When my beret-wearing, avocado-loving cousin visited my family from Los Angeles for the holidays, he came with a special announcement: he no longer ate meat. To my traditional father, the announcement was proof of “rampant Americanization” and to my cousin, eating a plant based diet meant that, at best, he could eat rice and cilantro leaves at Christmas dinner.
For the entirety of his stay, mealtimes were inevitably turned into interrogations regarding his newfound lifestyle choice. “But, chicken doesn’t really count, right?” and “Why do you have to be so complicated?” were so often tossed around that I was quite impressed by how well my cousin kept his composure. Although I often shushed my parents from further playful torment and was an advocate for making sure there was always a vegetarian alternative for him, I was faced with a realization of my own: Latinos, really, really love their meat.
As a proud Nicaraguan who has lived most of her life in the United States, my national pride manifests itself in two ways–my Spanish speaking and my love of (as my favorite Nicaraguan food YouTuber puts it), la gastronomia Nicaraguense. Like most Latin countries, meat is an essential part of our traditional dishes and is often the spectacle at most holiday tables. Even foods that don’t necessarily contain meat can be traced with lard or are simply meant to be vehicles to consume more meat.
I would be lying if I said that I didn’t give my cousin some intense side eye when he would go on his long rants about how eating meat was unhealthy while simultaneously eating a heaping plate of cheese-drowned spaghetti. I would also be lying if I said that despite being a meat eater, I ate a diet with a food pyramid balance so impressive it would make an elementary school nutritionist gleam with pride. From tagging my friends with stereotypical vegan memes that gave me headaches to cringing at the mention of vegan alternatives to traditionally carnivorous dishes, I definitely had an inherent meat bias. While discussing the topic of meat, a question passed my mind that was both divisive and extremely superficial: “How can you be Latino and not eat meat?”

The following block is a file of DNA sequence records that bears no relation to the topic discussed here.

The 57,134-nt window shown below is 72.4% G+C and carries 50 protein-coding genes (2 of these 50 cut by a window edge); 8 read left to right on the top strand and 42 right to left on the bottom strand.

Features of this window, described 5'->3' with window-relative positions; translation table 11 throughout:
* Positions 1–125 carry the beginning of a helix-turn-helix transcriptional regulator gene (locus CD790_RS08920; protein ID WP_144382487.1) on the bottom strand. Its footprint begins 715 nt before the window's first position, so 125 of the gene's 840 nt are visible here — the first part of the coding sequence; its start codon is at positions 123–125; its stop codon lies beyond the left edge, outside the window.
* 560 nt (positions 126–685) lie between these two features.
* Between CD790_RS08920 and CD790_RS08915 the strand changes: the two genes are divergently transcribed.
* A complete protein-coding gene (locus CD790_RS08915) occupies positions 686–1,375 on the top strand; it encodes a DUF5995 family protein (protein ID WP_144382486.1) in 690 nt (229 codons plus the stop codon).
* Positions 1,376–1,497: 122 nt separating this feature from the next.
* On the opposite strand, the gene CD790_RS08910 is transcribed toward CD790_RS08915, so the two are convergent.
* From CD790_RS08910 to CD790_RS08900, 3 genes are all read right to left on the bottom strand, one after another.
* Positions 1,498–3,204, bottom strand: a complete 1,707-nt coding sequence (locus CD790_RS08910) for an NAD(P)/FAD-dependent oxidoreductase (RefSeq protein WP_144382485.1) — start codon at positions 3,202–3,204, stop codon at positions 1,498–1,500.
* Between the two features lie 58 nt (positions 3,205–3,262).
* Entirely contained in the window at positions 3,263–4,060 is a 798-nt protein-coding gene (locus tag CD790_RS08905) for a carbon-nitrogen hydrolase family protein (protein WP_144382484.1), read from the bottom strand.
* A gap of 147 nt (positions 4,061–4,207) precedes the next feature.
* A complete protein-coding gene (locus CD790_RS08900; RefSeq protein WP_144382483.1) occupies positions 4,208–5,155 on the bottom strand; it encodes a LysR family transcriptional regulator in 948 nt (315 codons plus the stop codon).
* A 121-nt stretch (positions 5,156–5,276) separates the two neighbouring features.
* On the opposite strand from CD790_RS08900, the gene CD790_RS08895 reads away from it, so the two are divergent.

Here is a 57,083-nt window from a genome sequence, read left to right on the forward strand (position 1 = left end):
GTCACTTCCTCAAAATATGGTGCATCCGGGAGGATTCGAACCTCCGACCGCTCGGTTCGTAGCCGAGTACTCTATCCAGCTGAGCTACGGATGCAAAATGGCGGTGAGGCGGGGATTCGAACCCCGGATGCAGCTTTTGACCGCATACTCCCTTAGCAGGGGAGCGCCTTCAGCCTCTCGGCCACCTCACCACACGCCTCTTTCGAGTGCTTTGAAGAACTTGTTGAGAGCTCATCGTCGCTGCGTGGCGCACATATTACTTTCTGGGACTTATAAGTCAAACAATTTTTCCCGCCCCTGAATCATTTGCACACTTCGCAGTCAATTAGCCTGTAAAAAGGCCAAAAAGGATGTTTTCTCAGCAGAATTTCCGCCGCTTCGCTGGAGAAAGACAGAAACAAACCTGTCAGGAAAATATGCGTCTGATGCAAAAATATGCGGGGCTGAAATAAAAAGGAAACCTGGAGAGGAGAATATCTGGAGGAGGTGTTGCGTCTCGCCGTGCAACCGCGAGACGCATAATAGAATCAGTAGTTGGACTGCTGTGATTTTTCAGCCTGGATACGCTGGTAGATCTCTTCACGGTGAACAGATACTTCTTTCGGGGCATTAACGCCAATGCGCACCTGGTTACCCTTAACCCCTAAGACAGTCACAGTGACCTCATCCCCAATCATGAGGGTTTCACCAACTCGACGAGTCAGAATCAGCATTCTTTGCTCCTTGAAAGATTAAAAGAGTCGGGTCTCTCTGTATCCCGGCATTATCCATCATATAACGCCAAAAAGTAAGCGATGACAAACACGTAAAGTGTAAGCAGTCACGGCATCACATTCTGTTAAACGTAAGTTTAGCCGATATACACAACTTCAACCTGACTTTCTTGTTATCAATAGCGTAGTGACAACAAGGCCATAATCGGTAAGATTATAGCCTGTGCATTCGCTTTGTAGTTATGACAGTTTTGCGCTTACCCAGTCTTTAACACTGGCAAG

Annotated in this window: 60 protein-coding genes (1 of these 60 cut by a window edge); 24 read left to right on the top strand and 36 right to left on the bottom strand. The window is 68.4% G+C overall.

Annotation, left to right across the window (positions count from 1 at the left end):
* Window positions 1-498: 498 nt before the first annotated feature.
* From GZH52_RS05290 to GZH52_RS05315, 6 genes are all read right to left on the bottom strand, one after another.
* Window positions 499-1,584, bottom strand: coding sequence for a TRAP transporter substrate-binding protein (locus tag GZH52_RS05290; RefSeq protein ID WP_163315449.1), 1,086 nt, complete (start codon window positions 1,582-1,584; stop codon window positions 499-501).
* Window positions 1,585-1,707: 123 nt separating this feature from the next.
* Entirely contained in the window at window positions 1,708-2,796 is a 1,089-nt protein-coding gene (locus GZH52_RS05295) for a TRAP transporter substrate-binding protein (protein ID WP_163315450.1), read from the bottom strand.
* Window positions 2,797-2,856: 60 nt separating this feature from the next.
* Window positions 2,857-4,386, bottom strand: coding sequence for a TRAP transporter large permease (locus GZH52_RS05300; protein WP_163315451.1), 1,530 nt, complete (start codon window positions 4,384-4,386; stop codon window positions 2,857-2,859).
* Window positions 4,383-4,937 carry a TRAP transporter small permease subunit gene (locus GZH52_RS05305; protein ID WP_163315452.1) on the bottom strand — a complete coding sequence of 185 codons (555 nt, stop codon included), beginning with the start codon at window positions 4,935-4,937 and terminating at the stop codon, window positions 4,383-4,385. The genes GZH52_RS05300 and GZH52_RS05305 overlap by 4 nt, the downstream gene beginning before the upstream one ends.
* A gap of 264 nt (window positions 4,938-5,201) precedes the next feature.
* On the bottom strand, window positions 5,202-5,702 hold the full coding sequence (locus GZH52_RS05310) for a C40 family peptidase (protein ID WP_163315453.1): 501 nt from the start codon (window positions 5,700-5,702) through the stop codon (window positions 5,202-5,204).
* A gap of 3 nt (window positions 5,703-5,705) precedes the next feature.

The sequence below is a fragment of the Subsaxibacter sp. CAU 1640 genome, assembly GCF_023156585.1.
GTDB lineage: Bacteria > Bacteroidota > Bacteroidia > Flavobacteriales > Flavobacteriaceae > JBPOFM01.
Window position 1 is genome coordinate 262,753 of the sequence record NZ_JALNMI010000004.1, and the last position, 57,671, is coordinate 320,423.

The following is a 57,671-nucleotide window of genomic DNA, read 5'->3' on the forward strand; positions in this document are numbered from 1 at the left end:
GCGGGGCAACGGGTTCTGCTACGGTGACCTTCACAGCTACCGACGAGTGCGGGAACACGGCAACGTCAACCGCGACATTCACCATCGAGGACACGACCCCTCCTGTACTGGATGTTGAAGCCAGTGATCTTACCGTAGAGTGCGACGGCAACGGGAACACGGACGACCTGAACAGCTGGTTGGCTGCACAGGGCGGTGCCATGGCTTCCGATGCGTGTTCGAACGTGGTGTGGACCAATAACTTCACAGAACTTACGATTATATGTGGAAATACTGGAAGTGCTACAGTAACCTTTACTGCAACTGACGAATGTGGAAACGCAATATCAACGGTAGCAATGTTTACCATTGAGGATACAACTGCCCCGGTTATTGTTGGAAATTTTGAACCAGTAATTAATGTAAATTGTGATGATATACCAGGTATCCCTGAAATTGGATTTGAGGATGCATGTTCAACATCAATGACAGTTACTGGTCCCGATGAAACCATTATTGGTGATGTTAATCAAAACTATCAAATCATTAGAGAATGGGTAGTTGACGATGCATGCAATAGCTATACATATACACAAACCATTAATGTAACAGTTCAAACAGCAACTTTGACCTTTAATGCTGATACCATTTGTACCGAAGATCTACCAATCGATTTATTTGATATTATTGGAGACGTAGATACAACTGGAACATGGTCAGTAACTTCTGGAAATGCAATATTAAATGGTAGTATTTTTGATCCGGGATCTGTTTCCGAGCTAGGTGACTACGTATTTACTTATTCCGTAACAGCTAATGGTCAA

Despite the fact that I was clearly (not-so-secretly) judgmental, I’d thoroughly read the pages of a Meat Industry exposé book (while humming “In the Arms of an Angel”) and recognized the large scope of the meat industry’s environmental footprint. I knew meat was bad for the environment, and, with the copious amounts of pig fat I consumed, bad for my body too. A discussion with my cousin reminded me that many of our traditional Nicaraguan dishes had strong indigenous roots and that indigenous peoples native to our countries weren’t traditionally insatiable meat eaters. The questioning of a norm that was so deeply ingrained into my daily life prompted me to investigate more about ethical eating and the impacts of the animal industry on the environment. Aside from gaining respect for a movement I so often teased as a trend and learning more about ethical eating, I came to the conclusion that a single aspect does not define somebody’s identity, especially the ever-changing circumstances of culture.